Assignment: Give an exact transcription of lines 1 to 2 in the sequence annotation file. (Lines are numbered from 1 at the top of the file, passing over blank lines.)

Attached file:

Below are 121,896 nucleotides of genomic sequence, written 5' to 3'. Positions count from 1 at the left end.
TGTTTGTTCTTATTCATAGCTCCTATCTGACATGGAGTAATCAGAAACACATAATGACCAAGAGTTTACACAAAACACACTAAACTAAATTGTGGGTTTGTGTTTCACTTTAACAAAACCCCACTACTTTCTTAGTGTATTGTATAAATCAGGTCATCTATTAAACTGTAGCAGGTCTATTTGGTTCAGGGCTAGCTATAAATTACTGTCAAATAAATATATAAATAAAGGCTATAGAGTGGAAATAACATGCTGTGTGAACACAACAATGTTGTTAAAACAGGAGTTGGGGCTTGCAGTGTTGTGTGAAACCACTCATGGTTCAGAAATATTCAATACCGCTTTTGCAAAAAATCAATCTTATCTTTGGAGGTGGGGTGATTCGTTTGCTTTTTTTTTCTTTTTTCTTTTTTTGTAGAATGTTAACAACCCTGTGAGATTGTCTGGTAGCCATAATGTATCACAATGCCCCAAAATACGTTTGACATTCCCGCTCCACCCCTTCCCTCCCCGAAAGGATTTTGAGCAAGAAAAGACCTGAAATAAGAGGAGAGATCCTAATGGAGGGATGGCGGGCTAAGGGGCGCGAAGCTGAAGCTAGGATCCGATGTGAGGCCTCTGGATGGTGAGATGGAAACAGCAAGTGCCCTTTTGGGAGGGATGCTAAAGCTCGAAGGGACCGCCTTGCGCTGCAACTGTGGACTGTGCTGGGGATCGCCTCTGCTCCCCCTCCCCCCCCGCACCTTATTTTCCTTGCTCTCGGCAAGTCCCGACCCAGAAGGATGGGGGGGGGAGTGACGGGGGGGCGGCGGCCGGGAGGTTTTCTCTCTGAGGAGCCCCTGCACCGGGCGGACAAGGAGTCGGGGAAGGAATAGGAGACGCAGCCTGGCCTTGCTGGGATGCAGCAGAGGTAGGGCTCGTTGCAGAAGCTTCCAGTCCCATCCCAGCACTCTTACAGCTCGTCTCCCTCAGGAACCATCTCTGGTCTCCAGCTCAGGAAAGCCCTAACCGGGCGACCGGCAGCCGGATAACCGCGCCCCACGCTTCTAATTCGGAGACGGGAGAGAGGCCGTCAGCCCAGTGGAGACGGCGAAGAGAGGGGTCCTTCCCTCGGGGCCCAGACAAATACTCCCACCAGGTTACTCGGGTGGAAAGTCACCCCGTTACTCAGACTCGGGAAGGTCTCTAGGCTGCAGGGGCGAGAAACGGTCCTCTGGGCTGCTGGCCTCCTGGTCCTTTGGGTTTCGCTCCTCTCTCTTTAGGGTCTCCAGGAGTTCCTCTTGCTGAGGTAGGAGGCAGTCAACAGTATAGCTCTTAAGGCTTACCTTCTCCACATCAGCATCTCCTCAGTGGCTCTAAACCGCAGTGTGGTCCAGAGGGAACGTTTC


Below are 121,896 nucleotides of genomic sequence, written 5' to 3'. Positions count from 1 at the left end.
TGTTTGTTCTTATTCATAGCTCCTATCTGACATGGAGTAATCAGAAACACATAATGACCAAGAGTTTACACAAAACACACTAAACTAAATTGTGGGTTTGTGTTTCACTTTAACAAAACCCCACTACTTTCTTAGTGTATTGTATAAATCAGGTCATCTATTAAACTGTAGCAGGTCTATTTGGTTCAGGGCTAGCTATAAATTACTGTCAAATAAATATATAAATAAAGGCTATAGAGTGGAAATAACATGCTGTGTGAACACAACAATGTTGTTAAAACAGGAGTTGGGGCTTGCAGTGTTGTGTGAAACCACTCATGGTTCAGAAATATTCAATACCGCTTTTGCAAAAAATCAATCTTATCTTTGGAGGTGGGGTGATTCGTTTGCTTTTTTTTTCTTTTTTCTTTTTTTGTAGAATGTTAACAACCCTGTGAGATTGTCTGGTAGCCATAATGTATCACAATGCCCCAAAATACGTTTGACATTCCCGCTCCACCCCTTCCCTCCCCGAAAGGATTTTGAGCAAGAAAAGACCTGAAATAAGAGGAGAGATCCTAATGGAGGGATGGCGGGCTAAGGGGCGCGAAGCTGAAGCTAGGATCCGATGTGAGGCCTCTGGATGGTGAGATGGAAACAGCAAGTGCCCTTTTGGGAGGGATGCTAAAGCTCGAAGGGACCGCCTTGCGCTGCAACTGTGGACTGTGCTGGGGATCGCCTCTGCTCCCCCTCCCCCCCCGCACCTTATTTTCCTTGCTCTCGGCAAGTCCCGACCCAGAAGGATGGGGGGGGGAGTGACGGGGGGGCGGCGGCCGGGAGGTTTTCTCTCTGAGGAGCCCCTGCACCGGGCGGACAAGGAGTCGGGGAAGGAATAGGAGACGCAGCCTGGCCTTGCTGGGATGCAGCAGAGGTAGGGCTCGTTGCAGAAGCTTCCAGTCCCATCCCAGCACTCTTACAGCTCGTCTCCCTCAGGAACCATCTCTGGTCTCCAGCTCAGGAAAGCCCTAACCGGGCGACCGGCAGCCGGATAACCGCGCCCCACGCTTCTAATTCGGAGACGGGAGAGAGGCCGTCAGCCCAGTGGAGACGGCGAAGAGAGGGGTCCTTCCCTCGGGGCCCAGACAAATACTCCCACCAGGTTACTCGGGTGGAAAGTCACCCCGTTACTCAGACTCGGGAAGGTCTCTAGGCTGCAGGGGCGAGAAACGGTCCTCTGGGCTGCTGGCCTCCTGGTCCTTTGGGTTTCGCTCCTCTCTCTTTAGGGTCTCCAGGAGTTCCTCTTGCTGAGGTAGGAGGCAGTCAACAGTATAGCTCTTAAGGCTTACCTTCTCCACATCAGCATCTCCTCAGTGGCTCTAAACCGCAGTGTGGTCCAGAGGGAACGTTTC